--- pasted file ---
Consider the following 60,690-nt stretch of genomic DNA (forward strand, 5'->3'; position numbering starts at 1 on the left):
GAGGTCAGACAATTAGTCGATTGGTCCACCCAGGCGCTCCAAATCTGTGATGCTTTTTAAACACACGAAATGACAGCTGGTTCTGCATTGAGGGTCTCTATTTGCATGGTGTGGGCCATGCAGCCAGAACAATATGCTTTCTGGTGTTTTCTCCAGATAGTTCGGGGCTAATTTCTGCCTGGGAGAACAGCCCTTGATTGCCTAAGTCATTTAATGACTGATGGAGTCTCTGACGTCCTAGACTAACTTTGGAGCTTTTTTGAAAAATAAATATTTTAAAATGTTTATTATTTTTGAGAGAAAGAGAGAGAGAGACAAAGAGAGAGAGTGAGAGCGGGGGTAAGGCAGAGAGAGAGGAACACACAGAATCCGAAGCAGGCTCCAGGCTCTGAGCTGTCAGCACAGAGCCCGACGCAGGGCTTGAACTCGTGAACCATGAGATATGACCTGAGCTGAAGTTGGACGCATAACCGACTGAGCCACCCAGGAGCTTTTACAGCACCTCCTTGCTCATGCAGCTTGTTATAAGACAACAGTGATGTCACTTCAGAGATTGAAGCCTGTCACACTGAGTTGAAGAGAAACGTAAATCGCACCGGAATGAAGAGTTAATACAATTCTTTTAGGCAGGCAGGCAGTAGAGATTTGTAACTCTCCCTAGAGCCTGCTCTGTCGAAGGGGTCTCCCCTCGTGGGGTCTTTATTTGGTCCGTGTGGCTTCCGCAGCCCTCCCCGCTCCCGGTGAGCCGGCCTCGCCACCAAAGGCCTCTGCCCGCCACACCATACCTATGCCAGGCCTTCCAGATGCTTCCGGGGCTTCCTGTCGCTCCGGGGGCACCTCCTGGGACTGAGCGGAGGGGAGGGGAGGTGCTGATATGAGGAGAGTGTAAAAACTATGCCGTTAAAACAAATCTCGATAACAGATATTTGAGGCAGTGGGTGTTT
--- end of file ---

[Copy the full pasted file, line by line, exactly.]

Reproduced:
Consider the following 60,690-nt stretch of genomic DNA (forward strand, 5'->3'; position numbering starts at 1 on the left):
GAGGTCAGACAATTAGTCGATTGGTCCACCCAGGCGCTCCAAATCTGTGATGCTTTTTAAACACACGAAATGACAGCTGGTTCTGCATTGAGGGTCTCTATTTGCATGGTGTGGGCCATGCAGCCAGAACAATATGCTTTCTGGTGTTTTCTCCAGATAGTTCGGGGCTAATTTCTGCCTGGGAGAACAGCCCTTGATTGCCTAAGTCATTTAATGACTGATGGAGTCTCTGACGTCCTAGACTAACTTTGGAGCTTTTTTGAAAAATAAATATTTTAAAATGTTTATTATTTTTGAGAGAAAGAGAGAGAGAGACAAAGAGAGAGAGTGAGAGCGGGGGTAAGGCAGAGAGAGAGGAACACACAGAATCCGAAGCAGGCTCCAGGCTCTGAGCTGTCAGCACAGAGCCCGACGCAGGGCTTGAACTCGTGAACCATGAGATATGACCTGAGCTGAAGTTGGACGCATAACCGACTGAGCCACCCAGGAGCTTTTACAGCACCTCCTTGCTCATGCAGCTTGTTATAAGACAACAGTGATGTCACTTCAGAGATTGAAGCCTGTCACACTGAGTTGAAGAGAAACGTAAATCGCACCGGAATGAAGAGTTAATACAATTCTTTTAGGCAGGCAGGCAGTAGAGATTTGTAACTCTCCCTAGAGCCTGCTCTGTCGAAGGGGTCTCCCCTCGTGGGGTCTTTATTTGGTCCGTGTGGCTTCCGCAGCCCTCCCCGCTCCCGGTGAGCCGGCCTCGCCACCAAAGGCCTCTGCCCGCCACACCATACCTATGCCAGGCCTTCCAGATGCTTCCGGGGCTTCCTGTCGCTCCGGGGGCACCTCCTGGGACTGAGCGGAGGGGAGGGGAGGTGCTGATATGAGGAGAGTGTAAAAACTATGCCGTTAAAACAAATCTCGATAACAGATATTTGAGGCAGTGGGTGTTT